Heavy police presence as protests hit Philadelphia suburbs

Heavy police presence as protests hit Philadelphia suburbs heavy police presence as protests hit philadelphia suburbs
Heavy police presence as protests hit Philadelphia suburbs heavy police presence as protests hit philadelphia suburbs

KING OF PRUSSIA, Pa. (KYW Newsradio) — There was a heavy police presence around malls in Montgomery County on Sunday. One day after 12 people were arrested for smashing windows at and around the King of Prussia Mall, Upper Merion police blocked off roads with the township under a curfew that started at 8 p.m.

There was a similar scene around Willow Grove Park Mall. While there are reports of minor damage, it seems to have worked to prevent any larger acts of destruction.

The Target on City Avenue was looted around 6:30 p.m. Not long after the parking lot was a surreal scene, with random items scattered about, including boxes of diapers, shampoo and a smashed TV.

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But not long after, in King of Prussia, a large group of protesters, who had lined the busy intersection of Henderson Road and Dekalb Pike for hours, moved into the intersection and took a knee in the middle of the street for just shy of nine minutes — the time Minneapolis police officer Derek Chauvin’s knee was on George Floyd’s throat.

“It’s powerful, everybody’s coming together for a good cause.”

Jabri Draper from King of Prussia says he hopes the vandalism, desctruction and looting doesn’t take away from the main message.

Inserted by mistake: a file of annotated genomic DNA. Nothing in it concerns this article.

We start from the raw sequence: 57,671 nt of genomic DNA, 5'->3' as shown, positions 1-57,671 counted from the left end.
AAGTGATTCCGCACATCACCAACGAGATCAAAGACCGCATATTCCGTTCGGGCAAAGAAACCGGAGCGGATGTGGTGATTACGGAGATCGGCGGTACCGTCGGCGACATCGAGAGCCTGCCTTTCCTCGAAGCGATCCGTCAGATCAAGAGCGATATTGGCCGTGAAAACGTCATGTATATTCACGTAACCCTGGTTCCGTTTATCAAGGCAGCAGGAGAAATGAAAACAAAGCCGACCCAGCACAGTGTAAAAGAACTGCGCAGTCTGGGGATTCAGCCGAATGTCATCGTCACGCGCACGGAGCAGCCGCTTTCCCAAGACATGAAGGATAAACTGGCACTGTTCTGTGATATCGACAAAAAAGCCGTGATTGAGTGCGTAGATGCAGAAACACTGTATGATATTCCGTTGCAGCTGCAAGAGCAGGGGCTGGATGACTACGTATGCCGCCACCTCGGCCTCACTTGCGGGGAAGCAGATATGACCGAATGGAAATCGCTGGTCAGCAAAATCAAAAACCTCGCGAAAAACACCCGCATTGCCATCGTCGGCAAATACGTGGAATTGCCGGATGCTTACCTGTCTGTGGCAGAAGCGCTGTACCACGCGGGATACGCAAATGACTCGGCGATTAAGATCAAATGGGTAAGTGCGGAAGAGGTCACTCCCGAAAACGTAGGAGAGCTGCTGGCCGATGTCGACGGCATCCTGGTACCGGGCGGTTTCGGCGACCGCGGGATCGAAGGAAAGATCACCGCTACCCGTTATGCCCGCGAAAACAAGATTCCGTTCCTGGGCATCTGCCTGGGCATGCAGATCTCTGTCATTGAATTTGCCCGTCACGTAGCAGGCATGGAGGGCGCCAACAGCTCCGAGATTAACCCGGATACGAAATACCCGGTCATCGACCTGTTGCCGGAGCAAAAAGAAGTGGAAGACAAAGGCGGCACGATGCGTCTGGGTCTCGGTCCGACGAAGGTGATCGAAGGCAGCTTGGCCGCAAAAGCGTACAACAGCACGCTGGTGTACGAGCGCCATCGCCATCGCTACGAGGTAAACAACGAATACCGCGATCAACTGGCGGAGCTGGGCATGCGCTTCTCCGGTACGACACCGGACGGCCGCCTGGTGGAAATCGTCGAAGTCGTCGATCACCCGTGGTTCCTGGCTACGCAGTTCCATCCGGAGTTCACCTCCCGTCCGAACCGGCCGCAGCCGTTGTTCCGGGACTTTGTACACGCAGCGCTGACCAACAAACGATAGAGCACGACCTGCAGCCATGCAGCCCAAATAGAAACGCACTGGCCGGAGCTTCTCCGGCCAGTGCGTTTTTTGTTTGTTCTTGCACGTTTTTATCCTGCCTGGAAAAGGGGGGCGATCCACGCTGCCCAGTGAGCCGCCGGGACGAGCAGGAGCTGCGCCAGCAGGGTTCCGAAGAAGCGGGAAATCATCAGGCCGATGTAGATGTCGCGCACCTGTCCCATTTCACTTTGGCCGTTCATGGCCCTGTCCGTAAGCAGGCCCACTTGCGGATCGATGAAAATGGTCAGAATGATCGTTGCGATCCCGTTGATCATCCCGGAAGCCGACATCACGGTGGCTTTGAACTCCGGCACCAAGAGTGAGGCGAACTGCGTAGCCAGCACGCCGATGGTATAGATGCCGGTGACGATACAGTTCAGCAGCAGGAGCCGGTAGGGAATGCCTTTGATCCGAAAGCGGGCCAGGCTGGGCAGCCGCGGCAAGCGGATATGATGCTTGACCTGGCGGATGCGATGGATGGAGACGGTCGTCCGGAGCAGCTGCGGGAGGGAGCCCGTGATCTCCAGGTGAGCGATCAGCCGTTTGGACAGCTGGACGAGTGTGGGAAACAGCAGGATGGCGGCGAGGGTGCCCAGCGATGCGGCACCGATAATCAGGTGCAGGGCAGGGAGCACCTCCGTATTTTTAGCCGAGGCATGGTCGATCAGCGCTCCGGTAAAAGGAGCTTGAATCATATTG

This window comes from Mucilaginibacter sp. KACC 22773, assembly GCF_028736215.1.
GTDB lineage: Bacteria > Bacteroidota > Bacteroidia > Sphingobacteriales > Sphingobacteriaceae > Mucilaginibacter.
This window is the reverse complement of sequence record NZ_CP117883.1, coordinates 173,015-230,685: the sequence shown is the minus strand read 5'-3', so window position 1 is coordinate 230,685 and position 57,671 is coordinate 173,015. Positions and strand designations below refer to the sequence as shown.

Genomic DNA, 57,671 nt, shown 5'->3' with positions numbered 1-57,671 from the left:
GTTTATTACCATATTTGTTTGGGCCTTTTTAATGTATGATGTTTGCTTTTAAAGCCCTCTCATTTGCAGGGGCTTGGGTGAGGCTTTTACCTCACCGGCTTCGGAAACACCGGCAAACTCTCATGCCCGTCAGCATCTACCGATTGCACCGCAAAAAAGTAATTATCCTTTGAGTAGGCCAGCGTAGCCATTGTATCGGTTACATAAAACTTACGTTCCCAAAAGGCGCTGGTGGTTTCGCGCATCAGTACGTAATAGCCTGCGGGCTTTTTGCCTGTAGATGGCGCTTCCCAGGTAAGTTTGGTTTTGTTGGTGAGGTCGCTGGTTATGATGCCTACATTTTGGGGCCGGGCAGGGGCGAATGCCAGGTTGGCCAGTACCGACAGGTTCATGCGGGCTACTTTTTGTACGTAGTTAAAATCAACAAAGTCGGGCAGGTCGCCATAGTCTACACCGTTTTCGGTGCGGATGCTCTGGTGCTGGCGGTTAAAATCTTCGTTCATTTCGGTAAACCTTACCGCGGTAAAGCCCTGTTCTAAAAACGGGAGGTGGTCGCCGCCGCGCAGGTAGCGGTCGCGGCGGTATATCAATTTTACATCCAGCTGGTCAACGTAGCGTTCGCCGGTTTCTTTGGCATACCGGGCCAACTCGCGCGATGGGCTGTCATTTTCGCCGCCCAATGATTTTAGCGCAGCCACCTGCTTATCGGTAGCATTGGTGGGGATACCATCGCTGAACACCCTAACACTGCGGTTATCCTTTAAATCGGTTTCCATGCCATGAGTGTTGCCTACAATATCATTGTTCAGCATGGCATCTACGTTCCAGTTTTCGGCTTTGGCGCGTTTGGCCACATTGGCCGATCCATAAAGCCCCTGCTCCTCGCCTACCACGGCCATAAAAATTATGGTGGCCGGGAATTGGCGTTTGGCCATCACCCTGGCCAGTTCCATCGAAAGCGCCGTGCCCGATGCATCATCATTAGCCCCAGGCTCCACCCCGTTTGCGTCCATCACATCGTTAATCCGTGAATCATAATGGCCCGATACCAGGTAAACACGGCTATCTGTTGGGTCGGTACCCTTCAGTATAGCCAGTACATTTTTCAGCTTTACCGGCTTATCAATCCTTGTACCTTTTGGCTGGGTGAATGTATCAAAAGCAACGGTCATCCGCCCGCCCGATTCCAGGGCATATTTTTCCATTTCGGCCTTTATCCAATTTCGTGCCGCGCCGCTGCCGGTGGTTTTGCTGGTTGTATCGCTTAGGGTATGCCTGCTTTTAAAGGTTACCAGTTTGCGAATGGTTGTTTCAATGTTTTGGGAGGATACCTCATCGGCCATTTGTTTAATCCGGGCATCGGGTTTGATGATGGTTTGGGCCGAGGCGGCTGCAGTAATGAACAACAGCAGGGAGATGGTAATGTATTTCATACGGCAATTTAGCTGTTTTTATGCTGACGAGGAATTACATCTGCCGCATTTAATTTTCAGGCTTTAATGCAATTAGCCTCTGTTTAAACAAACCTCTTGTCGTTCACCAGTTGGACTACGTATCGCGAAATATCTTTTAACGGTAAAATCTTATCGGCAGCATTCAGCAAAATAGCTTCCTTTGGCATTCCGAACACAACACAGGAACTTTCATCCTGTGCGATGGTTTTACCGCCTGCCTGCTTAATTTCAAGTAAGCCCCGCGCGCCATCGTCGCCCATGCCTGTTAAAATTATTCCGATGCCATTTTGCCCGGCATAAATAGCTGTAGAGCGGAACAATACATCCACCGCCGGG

“People are gonna do what they’re gonna do, there’s nothing you can really do, has nothing to do with us. I honestly just want everybody to keep everything peaceful and try to come together as one. Treat everybody as you want to be treated.”

Others at the protest say, while they’re protesting peacefully, they do understand why people are acting out, adding deaths like Floyd’s have happened for years and nothing’s changed.

“Injustice brought me here,” Chiffon Holmes from Norristown said. 

“We’re out here changing a life right now for those 10 minutes, for y’all to look at injustice. Look what injustice put together. Look what this country — doing this for years after years. We’re tired of it. All of us. That’s not just a race. That’s a tired community, country, of people. We’re tired. We have to do something.”

Holmes says her action is non-violent protest, but “unfortunately we also need the violence, because at this point they’re not listening either way we put it.”

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